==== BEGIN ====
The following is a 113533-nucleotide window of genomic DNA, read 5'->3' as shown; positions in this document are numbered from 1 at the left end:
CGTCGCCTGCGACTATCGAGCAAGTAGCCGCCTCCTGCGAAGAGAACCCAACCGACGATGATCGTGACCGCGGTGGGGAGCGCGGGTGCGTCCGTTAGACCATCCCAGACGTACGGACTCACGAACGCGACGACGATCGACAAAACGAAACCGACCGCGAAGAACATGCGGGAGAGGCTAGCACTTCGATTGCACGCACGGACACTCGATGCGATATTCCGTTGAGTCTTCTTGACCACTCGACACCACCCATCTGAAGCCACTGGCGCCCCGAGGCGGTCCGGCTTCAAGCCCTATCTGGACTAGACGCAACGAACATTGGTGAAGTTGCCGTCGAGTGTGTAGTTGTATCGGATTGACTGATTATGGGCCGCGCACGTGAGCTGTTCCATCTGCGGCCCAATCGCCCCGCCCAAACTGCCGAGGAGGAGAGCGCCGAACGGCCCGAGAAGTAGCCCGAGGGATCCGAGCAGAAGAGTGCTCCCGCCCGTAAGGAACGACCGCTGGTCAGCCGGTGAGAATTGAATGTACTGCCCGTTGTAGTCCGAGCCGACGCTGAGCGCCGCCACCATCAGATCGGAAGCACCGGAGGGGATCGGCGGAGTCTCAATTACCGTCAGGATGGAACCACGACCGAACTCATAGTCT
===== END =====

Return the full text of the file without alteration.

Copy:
The following is a 113533-nucleotide window of genomic DNA, read 5'->3' as shown; positions in this document are numbered from 1 at the left end:
CGTCGCCTGCGACTATCGAGCAAGTAGCCGCCTCCTGCGAAGAGAACCCAACCGACGATGATCGTGACCGCGGTGGGGAGCGCGGGTGCGTCCGTTAGACCATCCCAGACGTACGGACTCACGAACGCGACGACGATCGACAAAACGAAACCGACCGCGAAGAACATGCGGGAGAGGCTAGCACTTCGATTGCACGCACGGACACTCGATGCGATATTCCGTTGAGTCTTCTTGACCACTCGACACCACCCATCTGAAGCCACTGGCGCCCCGAGGCGGTCCGGCTTCAAGCCCTATCTGGACTAGACGCAACGAACATTGGTGAAGTTGCCGTCGAGTGTGTAGTTGTATCGGATTGACTGATTATGGGCCGCGCACGTGAGCTGTTCCATCTGCGGCCCAATCGCCCCGCCCAAACTGCCGAGGAGGAGAGCGCCGAACGGCCCGAGAAGTAGCCCGAGGGATCCGAGCAGAAGAGTGCTCCCGCCCGTAAGGAACGACCGCTGGTCAGCCGGTGAGAATTGAATGTACTGCCCGTTGTAGTCCGAGCCGACGCTGAGCGCCGCCACCATCAGATCGGAAGCACCGGAGGGGATCGGCGGAGTCTCAATTACCGTCAGGATGGAACCACGACCGAACTCATAGTCT